Lumbar Transforaminal Epidural Steroid Injection

The foramen refers to the opening in between the vertebrae and at the side of the spine where a nerve root exits. Through such procedure as a lumbar transforaminal epidural steroid injection, this specific area of the epidural space is targeted and injected with anti­-inflammatory medication.

Purpose and Advantages

The procedure in focus can have both therapeutic and diagnostic purposes. For the latter, the steroid injection alongside the anesthetic medication could help determine the cause of the symptoms of the pain in the lower back and pain that radiates from the lumbar spine to the legs. Moreover, it could also help determine whether or not the foramen is indeed the cause of pain. For therapeutic purposes, this procedure has a higher likelihood of success in reducing inflammation and swelling of irritated spinal nerves because the medication is delivered directly into the neural foramen that contains the actual nerve. Precision is key in an injection such as this, which is why this procedure ensures a more focused approach on the correct nerve.

What is injected

A long­standing steroid is injected into the targeted nerve. The medication is a mixture of saline, local anesthetic, and long acting steroid. This ensures a pain relief that will not wear off anytime soon.

Considerations and Contraindications

Although this procedure may seem like the best option for immediate and long standing pain relief, there are of course things to consider before a patient undergoes such procedure. Patients with heart disease or diabetes may not be recommended for this procedure due to the effects of the steroids on blood glucose level and blood pressure. Also, patients taking blood thinners bleed more easily which places the patient at increased for more serious complications such as nerve injury, stroke or even death.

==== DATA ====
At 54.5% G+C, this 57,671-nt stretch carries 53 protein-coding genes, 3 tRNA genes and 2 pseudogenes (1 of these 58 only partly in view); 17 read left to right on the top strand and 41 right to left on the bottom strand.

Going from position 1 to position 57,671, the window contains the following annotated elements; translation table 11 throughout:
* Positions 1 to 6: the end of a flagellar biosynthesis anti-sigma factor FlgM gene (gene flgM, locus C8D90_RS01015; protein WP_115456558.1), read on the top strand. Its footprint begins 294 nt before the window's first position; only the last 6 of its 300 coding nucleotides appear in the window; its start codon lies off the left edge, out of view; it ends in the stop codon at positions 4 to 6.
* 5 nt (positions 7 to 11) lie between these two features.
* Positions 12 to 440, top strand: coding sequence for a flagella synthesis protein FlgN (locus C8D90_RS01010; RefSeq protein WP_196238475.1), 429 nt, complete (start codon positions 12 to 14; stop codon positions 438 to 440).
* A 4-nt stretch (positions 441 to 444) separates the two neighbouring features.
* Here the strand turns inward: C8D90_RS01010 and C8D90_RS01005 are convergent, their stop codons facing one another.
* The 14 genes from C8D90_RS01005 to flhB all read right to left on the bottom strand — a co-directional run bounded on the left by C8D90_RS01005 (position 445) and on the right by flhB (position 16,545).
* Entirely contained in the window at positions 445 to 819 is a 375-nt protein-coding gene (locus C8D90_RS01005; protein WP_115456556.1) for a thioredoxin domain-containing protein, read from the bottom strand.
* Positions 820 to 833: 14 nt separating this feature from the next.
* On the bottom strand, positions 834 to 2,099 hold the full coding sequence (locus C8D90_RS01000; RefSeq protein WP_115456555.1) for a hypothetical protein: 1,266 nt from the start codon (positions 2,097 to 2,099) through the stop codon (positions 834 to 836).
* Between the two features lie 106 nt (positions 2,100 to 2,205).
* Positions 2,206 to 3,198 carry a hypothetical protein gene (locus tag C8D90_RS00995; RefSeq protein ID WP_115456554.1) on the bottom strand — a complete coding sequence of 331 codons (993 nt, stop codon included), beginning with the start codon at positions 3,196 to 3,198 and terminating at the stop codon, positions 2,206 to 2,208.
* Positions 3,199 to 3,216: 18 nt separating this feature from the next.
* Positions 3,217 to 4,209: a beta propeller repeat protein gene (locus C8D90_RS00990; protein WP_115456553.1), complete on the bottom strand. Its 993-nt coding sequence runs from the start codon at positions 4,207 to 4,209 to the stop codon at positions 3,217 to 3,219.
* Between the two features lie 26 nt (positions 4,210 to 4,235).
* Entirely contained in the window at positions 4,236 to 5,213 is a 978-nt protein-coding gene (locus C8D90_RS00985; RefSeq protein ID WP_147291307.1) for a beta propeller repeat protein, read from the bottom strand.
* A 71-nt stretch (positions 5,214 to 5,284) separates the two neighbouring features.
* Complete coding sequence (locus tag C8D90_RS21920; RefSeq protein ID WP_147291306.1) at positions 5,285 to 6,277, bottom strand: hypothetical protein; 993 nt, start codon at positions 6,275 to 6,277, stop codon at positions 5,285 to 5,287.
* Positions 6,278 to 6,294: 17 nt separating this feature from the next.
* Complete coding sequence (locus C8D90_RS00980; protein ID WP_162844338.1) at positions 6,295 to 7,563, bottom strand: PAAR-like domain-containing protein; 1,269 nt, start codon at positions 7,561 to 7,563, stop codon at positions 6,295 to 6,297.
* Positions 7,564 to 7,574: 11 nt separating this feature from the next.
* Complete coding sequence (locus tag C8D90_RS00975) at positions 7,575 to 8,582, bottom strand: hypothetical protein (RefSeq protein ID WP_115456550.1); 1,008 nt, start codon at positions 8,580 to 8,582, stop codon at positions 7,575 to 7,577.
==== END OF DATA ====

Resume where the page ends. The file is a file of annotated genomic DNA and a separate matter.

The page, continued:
The procedure process

The patient is made to lie, face down on the procedure table. In some instances, a pillow is placed under the abdomen area to ensure a curved lumbar area for easier access of the foramen. A numbing medicine of local anesthetic is given to the patient to numb the tissue and skin to be injected. Next, a contract dye comes after to make sure that the actual medication hits the correct targeted nerves. Through the guidance of an x­-ray, a steroid medication is placed around the specific nerve causing the pain or the problem. The injection will be withdrawn and the patient is made to rest for 20­-30 minutes for observation and feedback.


Follow up repeat injections may come every two weeks if there are no signs of relief or depending on the physician’s advice. The patient cannot drive within 24 hours after the procedure, so any transportation concerns should be pre­-arranged. The arms and legs weaken,  which is a normal side effect of the steroid medication. The patient may resume daily routine activities after a day unless otherwise stated by the doctor. Uncommon risks include:

  • spinal puncture with headaches
  • infection
  • bleeding inside the epidural space
  • nerve damage
  • worsening of symptoms

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